The Walking Alive

“I always knew Jesus promised the dead would rise, but I didn’t quite think it would be like this” says Hershel, a character in the Walking Dead finale last night.  For those unfamiliar with the show, it is AMC’s hit that deals with a literal zombie apocalypse.  It is not for the feint of heart either.  Zombies kill in gruesome fashion, especially for primetime TV.  And the zombies are dispatched with equal ferocity by the heroes of the story.  The heart of the story though is about people trying to survive in a world which has fallen apart.  And, at least for the better characters, the real struggle is trying to retain their humanity.

The character’s quote though does raise a good topic for us during Lent and one which we often gloss over and that is that as Christians we do believe in the resurrection of the dead (not as zombies but as “better than we are now” living breathing people).  This means we literally believe people will be raised from the dead but with these new bodies we will not grow old, be subject to sickness and pain, and will live with God forever.  The non-physical ghost type eternal life might have been popular with the Greeks, and remains so even with Hollywood today, but it is not how the Bible says it will be.

How do we know this?  Jesus himself is our one and only example of someone who was resurrected.  And he is someone who was touched by people, who ate with people (and cooked a meal for them), and walked with them on the seashore.  How is this all possible?  We don’t know, we just have faith that it is so.

Our culture today seems to be fascinated by stories of what will happen if society suddenly ends.  Beyond The Walking Dead we have many examples of dystopian futures in pop culture.  Just a few examples are:  Falling Skies, V, Jericho, Blade Runner, The Day After, the Terminator series, Mad Max, Waterworld, The Road, and now The Hunger Games.  We somehow collectively sense that our way of life is not eternal and image various scenarios (most of which have little to no mention of God at all).  But for believers we confess a brighter future.

Christians need to acknowledge that it will get worse before it gets better – that too is Biblical – but it will get better in the end.  Really beyond better!  And it is the very One who created us who will save us.  Faith, hope, and love remain the most important things, regardless of whether our society will last two decades or two millenia more.  And in dark times, they will be more important than ever.

One thing to remember in all this, people have been expecting the world to end since Jesus’ time, and we are still going on.

The danger is keeping an apocalyptic mindset is that it can make people very selfish and self-centered.  There are many people in our society today, for example, who collect food, money, clothing, and supplies – not for the poor, but for themselves after society falls.  Being frugal and planning and saving up for the future is admirable.  But never at the cost of disregarding our neighbors.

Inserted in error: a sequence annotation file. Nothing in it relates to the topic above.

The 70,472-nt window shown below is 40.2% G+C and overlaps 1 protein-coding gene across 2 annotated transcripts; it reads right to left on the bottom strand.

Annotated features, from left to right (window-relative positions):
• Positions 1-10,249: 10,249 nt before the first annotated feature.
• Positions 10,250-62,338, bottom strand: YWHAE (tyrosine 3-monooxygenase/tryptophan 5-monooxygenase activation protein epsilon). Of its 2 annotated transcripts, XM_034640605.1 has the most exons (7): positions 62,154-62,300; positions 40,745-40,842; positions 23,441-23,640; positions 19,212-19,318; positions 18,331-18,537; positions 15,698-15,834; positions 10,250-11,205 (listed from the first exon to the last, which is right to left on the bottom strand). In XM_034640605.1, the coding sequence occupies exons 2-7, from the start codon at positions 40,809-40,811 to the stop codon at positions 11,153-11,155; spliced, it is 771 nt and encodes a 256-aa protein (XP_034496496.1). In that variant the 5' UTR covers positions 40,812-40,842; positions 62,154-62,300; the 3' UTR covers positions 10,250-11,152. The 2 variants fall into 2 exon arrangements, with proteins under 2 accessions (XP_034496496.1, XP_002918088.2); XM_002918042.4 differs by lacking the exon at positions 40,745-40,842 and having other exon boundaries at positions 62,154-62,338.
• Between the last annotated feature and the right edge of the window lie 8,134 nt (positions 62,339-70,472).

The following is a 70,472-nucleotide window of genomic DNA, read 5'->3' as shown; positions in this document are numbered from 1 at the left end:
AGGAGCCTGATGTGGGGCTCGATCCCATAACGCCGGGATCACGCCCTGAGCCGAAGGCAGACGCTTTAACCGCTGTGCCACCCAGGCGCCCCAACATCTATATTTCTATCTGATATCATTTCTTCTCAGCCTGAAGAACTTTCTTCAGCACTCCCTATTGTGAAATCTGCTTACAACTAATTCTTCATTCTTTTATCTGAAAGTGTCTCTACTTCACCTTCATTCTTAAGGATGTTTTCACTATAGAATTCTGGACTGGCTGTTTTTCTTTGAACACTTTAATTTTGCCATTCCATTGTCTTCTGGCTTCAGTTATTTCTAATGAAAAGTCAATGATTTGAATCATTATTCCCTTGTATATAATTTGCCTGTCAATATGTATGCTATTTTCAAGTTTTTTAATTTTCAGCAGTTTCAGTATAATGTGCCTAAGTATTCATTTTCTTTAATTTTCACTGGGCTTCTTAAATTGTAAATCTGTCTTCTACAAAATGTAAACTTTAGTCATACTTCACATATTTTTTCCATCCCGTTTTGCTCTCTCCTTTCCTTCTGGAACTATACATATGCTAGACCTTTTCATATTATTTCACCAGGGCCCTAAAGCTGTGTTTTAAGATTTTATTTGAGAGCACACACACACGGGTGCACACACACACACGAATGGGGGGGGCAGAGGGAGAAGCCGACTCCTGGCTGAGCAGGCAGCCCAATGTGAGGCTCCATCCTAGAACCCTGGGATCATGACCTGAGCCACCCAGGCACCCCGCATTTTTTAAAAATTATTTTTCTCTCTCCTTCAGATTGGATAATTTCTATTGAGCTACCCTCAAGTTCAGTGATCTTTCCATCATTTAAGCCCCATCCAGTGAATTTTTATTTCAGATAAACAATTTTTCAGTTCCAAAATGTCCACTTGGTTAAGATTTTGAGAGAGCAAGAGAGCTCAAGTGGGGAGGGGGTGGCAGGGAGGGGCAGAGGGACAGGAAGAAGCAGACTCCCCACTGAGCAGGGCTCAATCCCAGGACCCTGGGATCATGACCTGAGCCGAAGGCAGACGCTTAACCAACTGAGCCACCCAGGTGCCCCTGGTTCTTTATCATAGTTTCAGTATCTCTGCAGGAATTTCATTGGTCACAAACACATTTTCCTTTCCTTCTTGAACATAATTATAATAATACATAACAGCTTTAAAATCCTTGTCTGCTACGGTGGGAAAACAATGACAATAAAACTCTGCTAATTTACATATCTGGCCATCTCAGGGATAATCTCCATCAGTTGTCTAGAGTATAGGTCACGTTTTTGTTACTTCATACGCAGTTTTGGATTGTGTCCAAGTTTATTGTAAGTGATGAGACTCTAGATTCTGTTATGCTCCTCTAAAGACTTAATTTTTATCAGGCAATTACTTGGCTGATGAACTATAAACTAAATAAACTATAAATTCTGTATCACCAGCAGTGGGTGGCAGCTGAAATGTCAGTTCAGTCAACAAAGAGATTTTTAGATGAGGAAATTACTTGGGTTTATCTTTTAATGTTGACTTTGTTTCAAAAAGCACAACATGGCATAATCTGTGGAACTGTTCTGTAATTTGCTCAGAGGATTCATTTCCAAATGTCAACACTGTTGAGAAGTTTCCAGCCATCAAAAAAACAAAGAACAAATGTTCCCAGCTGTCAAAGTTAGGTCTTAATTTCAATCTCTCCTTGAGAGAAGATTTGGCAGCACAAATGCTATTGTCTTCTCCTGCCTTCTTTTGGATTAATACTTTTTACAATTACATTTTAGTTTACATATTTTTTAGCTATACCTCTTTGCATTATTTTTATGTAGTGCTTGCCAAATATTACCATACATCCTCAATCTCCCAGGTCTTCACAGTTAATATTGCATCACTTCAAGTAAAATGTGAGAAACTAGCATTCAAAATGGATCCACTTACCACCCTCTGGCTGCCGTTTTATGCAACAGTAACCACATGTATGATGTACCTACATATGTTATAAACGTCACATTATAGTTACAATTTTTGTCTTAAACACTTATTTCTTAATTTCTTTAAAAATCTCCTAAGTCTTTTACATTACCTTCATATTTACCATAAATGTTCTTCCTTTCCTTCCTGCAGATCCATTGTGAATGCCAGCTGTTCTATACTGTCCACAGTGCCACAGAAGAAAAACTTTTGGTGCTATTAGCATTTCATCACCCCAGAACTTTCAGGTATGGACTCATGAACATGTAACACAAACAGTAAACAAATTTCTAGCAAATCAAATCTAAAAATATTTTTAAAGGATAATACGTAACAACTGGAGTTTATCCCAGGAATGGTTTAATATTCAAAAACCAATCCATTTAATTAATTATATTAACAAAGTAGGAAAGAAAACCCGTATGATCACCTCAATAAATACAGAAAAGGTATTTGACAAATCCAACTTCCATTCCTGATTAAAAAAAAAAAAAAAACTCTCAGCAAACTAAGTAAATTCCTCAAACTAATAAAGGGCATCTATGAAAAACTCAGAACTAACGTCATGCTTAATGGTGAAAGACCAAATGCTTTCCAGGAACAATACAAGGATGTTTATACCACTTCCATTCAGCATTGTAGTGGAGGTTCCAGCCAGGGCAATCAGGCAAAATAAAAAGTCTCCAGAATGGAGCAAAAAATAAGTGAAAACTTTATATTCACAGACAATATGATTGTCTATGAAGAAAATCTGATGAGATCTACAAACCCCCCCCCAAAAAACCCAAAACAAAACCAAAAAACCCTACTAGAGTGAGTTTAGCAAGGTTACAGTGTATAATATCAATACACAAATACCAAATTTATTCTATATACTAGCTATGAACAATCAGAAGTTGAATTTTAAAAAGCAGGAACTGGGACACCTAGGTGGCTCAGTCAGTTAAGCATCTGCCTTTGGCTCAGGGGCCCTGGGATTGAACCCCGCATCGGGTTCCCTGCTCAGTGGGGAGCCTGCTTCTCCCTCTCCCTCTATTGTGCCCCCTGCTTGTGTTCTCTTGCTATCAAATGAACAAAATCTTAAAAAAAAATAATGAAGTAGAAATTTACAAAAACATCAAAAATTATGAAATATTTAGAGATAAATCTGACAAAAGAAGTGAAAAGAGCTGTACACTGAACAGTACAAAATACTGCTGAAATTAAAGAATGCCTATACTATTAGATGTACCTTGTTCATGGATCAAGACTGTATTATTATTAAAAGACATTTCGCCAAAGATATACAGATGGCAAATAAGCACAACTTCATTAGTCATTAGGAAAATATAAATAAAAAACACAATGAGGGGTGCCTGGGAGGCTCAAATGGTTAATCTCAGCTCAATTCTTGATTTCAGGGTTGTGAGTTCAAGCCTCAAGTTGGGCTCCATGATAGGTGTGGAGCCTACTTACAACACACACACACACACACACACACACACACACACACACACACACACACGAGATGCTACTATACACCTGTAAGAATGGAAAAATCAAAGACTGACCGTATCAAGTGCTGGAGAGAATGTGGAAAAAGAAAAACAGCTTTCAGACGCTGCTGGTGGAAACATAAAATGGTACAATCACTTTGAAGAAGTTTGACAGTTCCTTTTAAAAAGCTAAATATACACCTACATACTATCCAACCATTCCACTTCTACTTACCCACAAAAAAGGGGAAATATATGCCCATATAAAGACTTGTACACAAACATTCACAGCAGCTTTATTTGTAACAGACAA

I enjoy The Walking Dead. I believe it is packed with metaphors and messages about our world today.  But more than this, I wonder how much we can be “The Walking Alive.”  How are we to be the living, the really living people?  How can we claim back people who are on the “wide road” Jesus described and call them onto the narrow road?  The right path, after all, leads to something abundantly more hopeful.

What do you think?

Until next time,

Tom

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2 thoughts on “The Walking Alive

  1. Tom, interesting post . . . but it reminds me that we think to much in the either/or domain rather than the both/and or, I may not get either the theologian or the quote right — Moltmann and the yet, but not yet.

    Jesus’ resurrection is that both/and which you allude to in the last paragraph . . . perhaps, the Church needs to talk more about what it means that we are called to live as resurected people in the present although it will not be the same resurrected life we will live when we transend this physical life.

    I had a conversation yesterday about this — what will this future resurrected life look like — frankly, we don’t know, but we do know what this resurrected life is to look like — we have only to look to Jesus in His eartly ministry. If you haven’t read Peterson’s book Living the Resurrection: The Risen Christ in Everyday Life I commend it to you. A brief synopsis: Christ’s friends were utterly transformed by His resurrection. Their friendship, their work, and even their meals together took on a new meaning and purpose. The same can happen to us today.

    It was my hope to one day use this as a guide for corpporate study and preaching during Eastertide. It is interesting as I think this is the book that quotes Dawson from FPC, Baton Rogue farily often.

    Keep posting.

    Grace and peace,

    Lisa

    1. It reminds me of the song you posted, Wayfaring Strangers. We move through this land but are not of it. It is a major jump to make for all of us. Thanks for reading and commenting Lisa. I will check out the resources you mention.

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